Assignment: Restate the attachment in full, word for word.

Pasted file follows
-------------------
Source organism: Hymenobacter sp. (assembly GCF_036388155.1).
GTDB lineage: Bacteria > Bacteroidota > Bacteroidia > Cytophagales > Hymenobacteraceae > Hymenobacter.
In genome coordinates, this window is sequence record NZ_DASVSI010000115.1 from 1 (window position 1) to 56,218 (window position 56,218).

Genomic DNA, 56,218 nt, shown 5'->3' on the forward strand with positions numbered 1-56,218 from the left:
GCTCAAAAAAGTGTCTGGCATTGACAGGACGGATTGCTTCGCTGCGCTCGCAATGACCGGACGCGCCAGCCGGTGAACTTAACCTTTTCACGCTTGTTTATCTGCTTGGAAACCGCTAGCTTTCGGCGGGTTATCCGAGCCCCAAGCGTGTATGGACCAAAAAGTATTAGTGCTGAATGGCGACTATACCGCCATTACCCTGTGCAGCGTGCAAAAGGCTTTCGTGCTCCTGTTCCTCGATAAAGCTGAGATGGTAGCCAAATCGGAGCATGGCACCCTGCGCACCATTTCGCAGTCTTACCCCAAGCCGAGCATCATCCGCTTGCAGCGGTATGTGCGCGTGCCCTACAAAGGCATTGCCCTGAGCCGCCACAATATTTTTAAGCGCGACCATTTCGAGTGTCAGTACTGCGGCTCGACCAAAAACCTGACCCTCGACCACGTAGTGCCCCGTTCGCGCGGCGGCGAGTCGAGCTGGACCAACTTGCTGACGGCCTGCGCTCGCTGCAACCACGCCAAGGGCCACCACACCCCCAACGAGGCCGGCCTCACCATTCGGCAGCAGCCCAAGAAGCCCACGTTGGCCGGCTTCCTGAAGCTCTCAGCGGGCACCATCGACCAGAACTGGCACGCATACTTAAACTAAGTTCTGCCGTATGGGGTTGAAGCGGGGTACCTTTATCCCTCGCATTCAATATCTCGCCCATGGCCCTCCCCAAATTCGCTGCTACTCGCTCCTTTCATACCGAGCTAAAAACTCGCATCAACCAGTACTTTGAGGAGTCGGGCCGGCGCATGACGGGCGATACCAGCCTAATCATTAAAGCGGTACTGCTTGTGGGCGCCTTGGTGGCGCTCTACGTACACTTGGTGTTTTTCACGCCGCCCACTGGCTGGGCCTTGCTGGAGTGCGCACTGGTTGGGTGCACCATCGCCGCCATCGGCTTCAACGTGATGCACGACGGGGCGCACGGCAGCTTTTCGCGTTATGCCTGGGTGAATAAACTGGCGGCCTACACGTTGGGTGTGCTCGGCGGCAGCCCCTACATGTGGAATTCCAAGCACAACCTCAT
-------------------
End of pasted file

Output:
Source organism: Hymenobacter sp. (assembly GCF_036388155.1).
GTDB lineage: Bacteria > Bacteroidota > Bacteroidia > Cytophagales > Hymenobacteraceae > Hymenobacter.
In genome coordinates, this window is sequence record NZ_DASVSI010000115.1 from 1 (window position 1) to 56,218 (window position 56,218).

Genomic DNA, 56,218 nt, shown 5'->3' on the forward strand with positions numbered 1-56,218 from the left:
GCTCAAAAAAGTGTCTGGCATTGACAGGACGGATTGCTTCGCTGCGCTCGCAATGACCGGACGCGCCAGCCGGTGAACTTAACCTTTTCACGCTTGTTTATCTGCTTGGAAACCGCTAGCTTTCGGCGGGTTATCCGAGCCCCAAGCGTGTATGGACCAAAAAGTATTAGTGCTGAATGGCGACTATACCGCCATTACCCTGTGCAGCGTGCAAAAGGCTTTCGTGCTCCTGTTCCTCGATAAAGCTGAGATGGTAGCCAAATCGGAGCATGGCACCCTGCGCACCATTTCGCAGTCTTACCCCAAGCCGAGCATCATCCGCTTGCAGCGGTATGTGCGCGTGCCCTACAAAGGCATTGCCCTGAGCCGCCACAATATTTTTAAGCGCGACCATTTCGAGTGTCAGTACTGCGGCTCGACCAAAAACCTGACCCTCGACCACGTAGTGCCCCGTTCGCGCGGCGGCGAGTCGAGCTGGACCAACTTGCTGACGGCCTGCGCTCGCTGCAACCACGCCAAGGGCCACCACACCCCCAACGAGGCCGGCCTCACCATTCGGCAGCAGCCCAAGAAGCCCACGTTGGCCGGCTTCCTGAAGCTCTCAGCGGGCACCATCGACCAGAACTGGCACGCATACTTAAACTAAGTTCTGCCGTATGGGGTTGAAGCGGGGTACCTTTATCCCTCGCATTCAATATCTCGCCCATGGCCCTCCCCAAATTCGCTGCTACTCGCTCCTTTCATACCGAGCTAAAAACTCGCATCAACCAGTACTTTGAGGAGTCGGGCCGGCGCATGACGGGCGATACCAGCCTAATCATTAAAGCGGTACTGCTTGTGGGCGCCTTGGTGGCGCTCTACGTACACTTGGTGTTTTTCACGCCGCCCACTGGCTGGGCCTTGCTGGAGTGCGCACTGGTTGGGTGCACCATCGCCGCCATCGGCTTCAACGTGATGCACGACGGGGCGCACGGCAGCTTTTCGCGTTATGCCTGGGTGAATAAACTGGCGGCCTACACGTTGGGTGTGCTCGGCGGCAGCCCCTACATGTGGAATTCCAAGCACAACCTCAT